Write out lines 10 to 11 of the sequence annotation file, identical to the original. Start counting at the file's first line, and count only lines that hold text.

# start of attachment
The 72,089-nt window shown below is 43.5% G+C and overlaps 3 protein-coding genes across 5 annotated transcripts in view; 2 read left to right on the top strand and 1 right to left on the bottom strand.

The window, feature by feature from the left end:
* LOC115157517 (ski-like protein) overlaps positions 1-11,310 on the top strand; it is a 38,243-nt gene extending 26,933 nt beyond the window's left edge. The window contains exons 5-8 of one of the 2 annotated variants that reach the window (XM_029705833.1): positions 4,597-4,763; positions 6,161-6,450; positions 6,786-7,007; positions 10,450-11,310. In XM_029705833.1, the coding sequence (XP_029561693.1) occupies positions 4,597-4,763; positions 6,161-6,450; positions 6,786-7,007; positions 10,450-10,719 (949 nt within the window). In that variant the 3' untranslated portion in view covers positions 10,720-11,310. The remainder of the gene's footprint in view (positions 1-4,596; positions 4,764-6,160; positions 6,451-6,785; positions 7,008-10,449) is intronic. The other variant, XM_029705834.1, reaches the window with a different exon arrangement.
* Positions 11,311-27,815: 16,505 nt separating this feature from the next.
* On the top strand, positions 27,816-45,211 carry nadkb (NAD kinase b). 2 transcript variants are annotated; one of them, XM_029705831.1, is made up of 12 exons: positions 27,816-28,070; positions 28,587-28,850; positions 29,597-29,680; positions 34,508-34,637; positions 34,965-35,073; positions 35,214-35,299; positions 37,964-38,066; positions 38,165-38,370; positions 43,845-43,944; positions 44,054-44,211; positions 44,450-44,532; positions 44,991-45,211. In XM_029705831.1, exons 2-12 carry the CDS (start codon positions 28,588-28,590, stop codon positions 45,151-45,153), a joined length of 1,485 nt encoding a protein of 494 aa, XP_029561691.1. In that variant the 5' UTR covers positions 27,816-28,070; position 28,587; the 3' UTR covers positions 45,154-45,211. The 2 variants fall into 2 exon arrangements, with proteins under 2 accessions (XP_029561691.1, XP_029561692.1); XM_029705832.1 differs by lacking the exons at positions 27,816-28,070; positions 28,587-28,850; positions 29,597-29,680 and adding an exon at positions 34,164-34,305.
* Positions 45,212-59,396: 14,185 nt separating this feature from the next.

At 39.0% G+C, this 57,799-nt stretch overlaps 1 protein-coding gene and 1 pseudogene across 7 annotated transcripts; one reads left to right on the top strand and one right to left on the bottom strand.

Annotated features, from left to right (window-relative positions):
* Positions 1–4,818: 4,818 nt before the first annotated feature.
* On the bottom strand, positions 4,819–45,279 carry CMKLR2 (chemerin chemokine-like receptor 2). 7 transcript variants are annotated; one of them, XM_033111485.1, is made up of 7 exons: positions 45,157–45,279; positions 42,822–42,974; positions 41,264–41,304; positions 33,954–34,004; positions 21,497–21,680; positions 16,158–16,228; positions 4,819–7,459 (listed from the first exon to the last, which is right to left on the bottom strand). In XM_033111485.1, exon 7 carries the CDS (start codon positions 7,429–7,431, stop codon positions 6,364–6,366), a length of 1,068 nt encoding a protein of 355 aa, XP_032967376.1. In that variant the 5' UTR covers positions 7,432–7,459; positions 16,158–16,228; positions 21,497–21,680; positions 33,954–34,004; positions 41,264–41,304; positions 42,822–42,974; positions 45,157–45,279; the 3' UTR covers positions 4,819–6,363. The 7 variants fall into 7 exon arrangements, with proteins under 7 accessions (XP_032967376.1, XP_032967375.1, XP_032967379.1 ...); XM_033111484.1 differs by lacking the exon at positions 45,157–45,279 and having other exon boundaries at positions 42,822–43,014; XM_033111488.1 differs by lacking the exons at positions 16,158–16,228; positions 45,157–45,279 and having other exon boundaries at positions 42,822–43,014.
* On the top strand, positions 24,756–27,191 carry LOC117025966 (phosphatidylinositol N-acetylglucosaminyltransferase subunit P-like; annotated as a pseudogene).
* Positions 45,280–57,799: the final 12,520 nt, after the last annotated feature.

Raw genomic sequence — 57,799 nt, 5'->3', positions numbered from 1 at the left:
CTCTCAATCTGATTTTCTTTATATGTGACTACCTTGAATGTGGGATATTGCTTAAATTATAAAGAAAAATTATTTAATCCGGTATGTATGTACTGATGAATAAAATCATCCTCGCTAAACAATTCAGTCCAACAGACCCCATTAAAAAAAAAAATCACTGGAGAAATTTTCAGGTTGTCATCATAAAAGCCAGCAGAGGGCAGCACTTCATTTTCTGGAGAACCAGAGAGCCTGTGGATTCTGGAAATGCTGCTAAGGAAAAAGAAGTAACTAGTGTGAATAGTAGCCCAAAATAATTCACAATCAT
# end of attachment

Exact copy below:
* On the bottom strand, positions 4,819–45,279 carry CMKLR2 (chemerin chemokine-like receptor 2). 7 transcript variants are annotated; one of them, XM_033111485.1, is made up of 7 exons: positions 45,157–45,279; positions 42,822–42,974; positions 41,264–41,304; positions 33,954–34,004; positions 21,497–21,680; positions 16,158–16,228; positions 4,819–7,459 (listed from the first exon to the last, which is right to left on the bottom strand). In XM_033111485.1, exon 7 carries the CDS (start codon positions 7,429–7,431, stop codon positions 6,364–6,366), a length of 1,068 nt encoding a protein of 355 aa, XP_032967376.1. In that variant the 5' UTR covers positions 7,432–7,459; positions 16,158–16,228; positions 21,497–21,680; positions 33,954–34,004; positions 41,264–41,304; positions 42,822–42,974; positions 45,157–45,279; the 3' UTR covers positions 4,819–6,363. The 7 variants fall into 7 exon arrangements, with proteins under 7 accessions (XP_032967376.1, XP_032967375.1, XP_032967379.1 ...); XM_033111484.1 differs by lacking the exon at positions 45,157–45,279 and having other exon boundaries at positions 42,822–43,014; XM_033111488.1 differs by lacking the exons at positions 16,158–16,228; positions 45,157–45,279 and having other exon boundaries at positions 42,822–43,014.
* On the top strand, positions 24,756–27,191 carry LOC117025966 (phosphatidylinositol N-acetylglucosaminyltransferase subunit P-like; annotated as a pseudogene).